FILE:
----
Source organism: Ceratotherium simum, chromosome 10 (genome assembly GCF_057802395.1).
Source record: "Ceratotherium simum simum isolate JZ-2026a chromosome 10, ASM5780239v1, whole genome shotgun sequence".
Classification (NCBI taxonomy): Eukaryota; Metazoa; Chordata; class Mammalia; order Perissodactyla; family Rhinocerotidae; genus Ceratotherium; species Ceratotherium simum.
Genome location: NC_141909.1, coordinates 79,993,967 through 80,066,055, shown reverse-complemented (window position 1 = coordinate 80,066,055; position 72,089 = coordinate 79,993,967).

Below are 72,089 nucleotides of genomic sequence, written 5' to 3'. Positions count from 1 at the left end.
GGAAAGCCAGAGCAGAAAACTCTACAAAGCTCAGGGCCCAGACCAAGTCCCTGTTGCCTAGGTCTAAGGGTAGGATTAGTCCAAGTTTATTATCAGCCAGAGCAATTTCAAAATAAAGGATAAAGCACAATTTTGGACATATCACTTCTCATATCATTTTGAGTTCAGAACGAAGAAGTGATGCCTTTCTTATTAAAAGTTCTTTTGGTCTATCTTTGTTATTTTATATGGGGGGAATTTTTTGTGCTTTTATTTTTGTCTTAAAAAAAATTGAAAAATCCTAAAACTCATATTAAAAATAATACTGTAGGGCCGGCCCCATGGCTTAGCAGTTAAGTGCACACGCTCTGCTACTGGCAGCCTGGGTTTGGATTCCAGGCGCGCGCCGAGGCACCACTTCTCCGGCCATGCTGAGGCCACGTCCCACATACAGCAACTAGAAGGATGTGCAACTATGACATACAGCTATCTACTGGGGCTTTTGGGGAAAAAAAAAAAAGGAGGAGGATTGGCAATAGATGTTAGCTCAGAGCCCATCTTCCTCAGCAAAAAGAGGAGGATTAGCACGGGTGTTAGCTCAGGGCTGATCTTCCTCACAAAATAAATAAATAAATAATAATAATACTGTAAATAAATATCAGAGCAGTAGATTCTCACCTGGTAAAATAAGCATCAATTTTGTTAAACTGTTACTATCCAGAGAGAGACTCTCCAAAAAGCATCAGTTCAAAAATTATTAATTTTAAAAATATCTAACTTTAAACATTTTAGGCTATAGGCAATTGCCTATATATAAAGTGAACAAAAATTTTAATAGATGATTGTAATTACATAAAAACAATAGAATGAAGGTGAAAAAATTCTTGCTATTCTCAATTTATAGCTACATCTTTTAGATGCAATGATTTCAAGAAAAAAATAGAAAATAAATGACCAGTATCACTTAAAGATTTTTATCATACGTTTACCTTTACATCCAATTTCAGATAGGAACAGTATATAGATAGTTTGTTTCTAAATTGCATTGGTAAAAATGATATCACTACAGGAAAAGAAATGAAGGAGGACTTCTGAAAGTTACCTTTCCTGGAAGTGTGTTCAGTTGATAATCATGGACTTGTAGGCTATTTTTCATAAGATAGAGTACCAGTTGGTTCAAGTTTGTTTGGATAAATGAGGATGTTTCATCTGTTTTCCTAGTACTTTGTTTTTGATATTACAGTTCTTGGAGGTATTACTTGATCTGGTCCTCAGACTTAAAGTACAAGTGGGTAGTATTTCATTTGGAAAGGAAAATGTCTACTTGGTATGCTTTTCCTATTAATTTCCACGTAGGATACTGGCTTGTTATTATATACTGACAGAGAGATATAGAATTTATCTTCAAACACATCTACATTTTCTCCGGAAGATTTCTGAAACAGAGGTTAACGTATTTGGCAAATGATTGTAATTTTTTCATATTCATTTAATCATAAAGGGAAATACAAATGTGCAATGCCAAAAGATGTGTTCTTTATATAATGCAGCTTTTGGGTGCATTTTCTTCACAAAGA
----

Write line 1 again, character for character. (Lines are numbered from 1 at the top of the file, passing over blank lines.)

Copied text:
Source organism: Ceratotherium simum, chromosome 10 (genome assembly GCF_057802395.1).